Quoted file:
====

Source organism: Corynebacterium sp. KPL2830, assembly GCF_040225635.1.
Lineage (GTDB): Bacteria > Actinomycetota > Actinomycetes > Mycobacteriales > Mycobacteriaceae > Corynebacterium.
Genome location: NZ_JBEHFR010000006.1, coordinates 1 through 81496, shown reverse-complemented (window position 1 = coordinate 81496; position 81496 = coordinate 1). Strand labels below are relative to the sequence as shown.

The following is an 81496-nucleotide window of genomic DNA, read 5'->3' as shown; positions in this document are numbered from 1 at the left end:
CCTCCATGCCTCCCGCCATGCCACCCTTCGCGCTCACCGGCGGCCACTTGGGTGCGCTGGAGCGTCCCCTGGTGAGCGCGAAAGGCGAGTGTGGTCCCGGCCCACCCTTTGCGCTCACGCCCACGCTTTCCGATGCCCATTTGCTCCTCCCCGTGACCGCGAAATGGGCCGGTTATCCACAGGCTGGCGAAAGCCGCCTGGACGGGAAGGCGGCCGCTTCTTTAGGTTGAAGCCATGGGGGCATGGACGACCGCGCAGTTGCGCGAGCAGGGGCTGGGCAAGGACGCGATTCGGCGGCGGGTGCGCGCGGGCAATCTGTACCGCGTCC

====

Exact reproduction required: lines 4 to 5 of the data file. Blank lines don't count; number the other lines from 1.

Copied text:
The following is an 81496-nucleotide window of genomic DNA, read 5'->3' as shown; positions in this document are numbered from 1 at the left end:
CCTCCATGCCTCCCGCCATGCCACCCTTCGCGCTCACCGGCGGCCACTTGGGTGCGCTGGAGCGTCCCCTGGTGAGCGCGAAAGGCGAGTGTGGTCCCGGCCCACCCTTTGCGCTCACGCCCACGCTTTCCGATGCCCATTTGCTCCTCCCCGTGACCGCGAAATGGGCCGGTTATCCACAGGCTGGCGAAAGCCGCCTGGACGGGAAGGCGGCCGCTTCTTTAGGTTGAAGCCATGGGGGCATGGACGACCGCGCAGTTGCGCGAGCAGGGGCTGGGCAAGGACGCGATTCGGCGGCGGGTGCGCGCGGGCAATCTGTACCGCGTCC